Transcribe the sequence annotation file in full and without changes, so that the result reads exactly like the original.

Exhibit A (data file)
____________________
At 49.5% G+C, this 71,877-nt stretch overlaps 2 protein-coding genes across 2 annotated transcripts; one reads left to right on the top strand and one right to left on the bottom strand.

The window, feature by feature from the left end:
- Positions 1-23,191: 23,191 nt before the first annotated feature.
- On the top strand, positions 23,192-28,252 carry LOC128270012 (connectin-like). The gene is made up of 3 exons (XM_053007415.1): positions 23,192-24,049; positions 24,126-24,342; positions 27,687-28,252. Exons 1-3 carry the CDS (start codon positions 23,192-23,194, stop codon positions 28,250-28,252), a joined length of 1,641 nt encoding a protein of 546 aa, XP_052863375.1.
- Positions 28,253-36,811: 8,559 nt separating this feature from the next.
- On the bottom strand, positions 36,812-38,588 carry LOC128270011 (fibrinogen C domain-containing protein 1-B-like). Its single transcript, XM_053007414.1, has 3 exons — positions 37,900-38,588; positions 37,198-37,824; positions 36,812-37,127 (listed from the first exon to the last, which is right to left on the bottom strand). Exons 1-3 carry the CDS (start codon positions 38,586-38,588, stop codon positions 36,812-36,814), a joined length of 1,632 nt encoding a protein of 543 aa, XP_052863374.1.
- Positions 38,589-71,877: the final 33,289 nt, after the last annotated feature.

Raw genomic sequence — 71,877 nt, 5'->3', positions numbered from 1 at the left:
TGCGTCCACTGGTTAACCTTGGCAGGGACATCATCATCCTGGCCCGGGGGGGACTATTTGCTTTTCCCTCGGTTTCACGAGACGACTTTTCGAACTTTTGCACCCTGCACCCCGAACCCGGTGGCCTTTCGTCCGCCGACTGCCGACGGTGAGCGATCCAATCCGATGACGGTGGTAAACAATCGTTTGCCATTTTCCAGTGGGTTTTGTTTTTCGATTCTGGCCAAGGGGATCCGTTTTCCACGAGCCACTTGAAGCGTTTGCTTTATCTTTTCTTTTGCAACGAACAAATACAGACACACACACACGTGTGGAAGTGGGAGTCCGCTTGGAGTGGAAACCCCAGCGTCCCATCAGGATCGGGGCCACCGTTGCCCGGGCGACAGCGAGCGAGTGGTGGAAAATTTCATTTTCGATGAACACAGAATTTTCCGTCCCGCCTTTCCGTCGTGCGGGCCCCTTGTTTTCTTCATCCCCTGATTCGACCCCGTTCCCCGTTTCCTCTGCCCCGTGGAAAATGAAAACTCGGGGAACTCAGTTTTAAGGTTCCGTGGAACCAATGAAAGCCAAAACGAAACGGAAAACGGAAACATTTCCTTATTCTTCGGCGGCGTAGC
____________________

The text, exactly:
At 49.5% G+C, this 71,877-nt stretch overlaps 2 protein-coding genes across 2 annotated transcripts; one reads left to right on the top strand and one right to left on the bottom strand.

The window, feature by feature from the left end:
- Positions 1-23,191: 23,191 nt before the first annotated feature.
- On the top strand, positions 23,192-28,252 carry LOC128270012 (connectin-like). The gene is made up of 3 exons (XM_053007415.1): positions 23,192-24,049; positions 24,126-24,342; positions 27,687-28,252. Exons 1-3 carry the CDS (start codon positions 23,192-23,194, stop codon positions 28,250-28,252), a joined length of 1,641 nt encoding a protein of 546 aa, XP_052863375.1.
- Positions 28,253-36,811: 8,559 nt separating this feature from the next.
- On the bottom strand, positions 36,812-38,588 carry LOC128270011 (fibrinogen C domain-containing protein 1-B-like). Its single transcript, XM_053007414.1, has 3 exons — positions 37,900-38,588; positions 37,198-37,824; positions 36,812-37,127 (listed from the first exon to the last, which is right to left on the bottom strand). Exons 1-3 carry the CDS (start codon positions 38,586-38,588, stop codon positions 36,812-36,814), a joined length of 1,632 nt encoding a protein of 543 aa, XP_052863374.1.
- Positions 38,589-71,877: the final 33,289 nt, after the last annotated feature.

Raw genomic sequence — 71,877 nt, 5'->3', positions numbered from 1 at the left:
TGCGTCCACTGGTTAACCTTGGCAGGGACATCATCATCCTGGCCCGGGGGGGACTATTTGCTTTTCCCTCGGTTTCACGAGACGACTTTTCGAACTTTTGCACCCTGCACCCCGAACCCGGTGGCCTTTCGTCCGCCGACTGCCGACGGTGAGCGATCCAATCCGATGACGGTGGTAAACAATCGTTTGCCATTTTCCAGTGGGTTTTGTTTTTCGATTCTGGCCAAGGGGATCCGTTTTCCACGAGCCACTTGAAGCGTTTGCTTTATCTTTTCTTTTGCAACGAACAAATACAGACACACACACACGTGTGGAAGTGGGAGTCCGCTTGGAGTGGAAACCCCAGCGTCCCATCAGGATCGGGGCCACCGTTGCCCGGGCGACAGCGAGCGAGTGGTGGAAAATTTCATTTTCGATGAACACAGAATTTTCCGTCCCGCCTTTCCGTCGTGCGGGCCCCTTGTTTTCTTCATCCCCTGATTCGACCCCGTTCCCCGTTTCCTCTGCCCCGTGGAAAATGAAAACTCGGGGAACTCAGTTTTAAGGTTCCGTGGAACCAATGAAAGCCAAAACGAAACGGAAAACGGAAACATTTCCTTATTCTTCGGCGGCGTAGC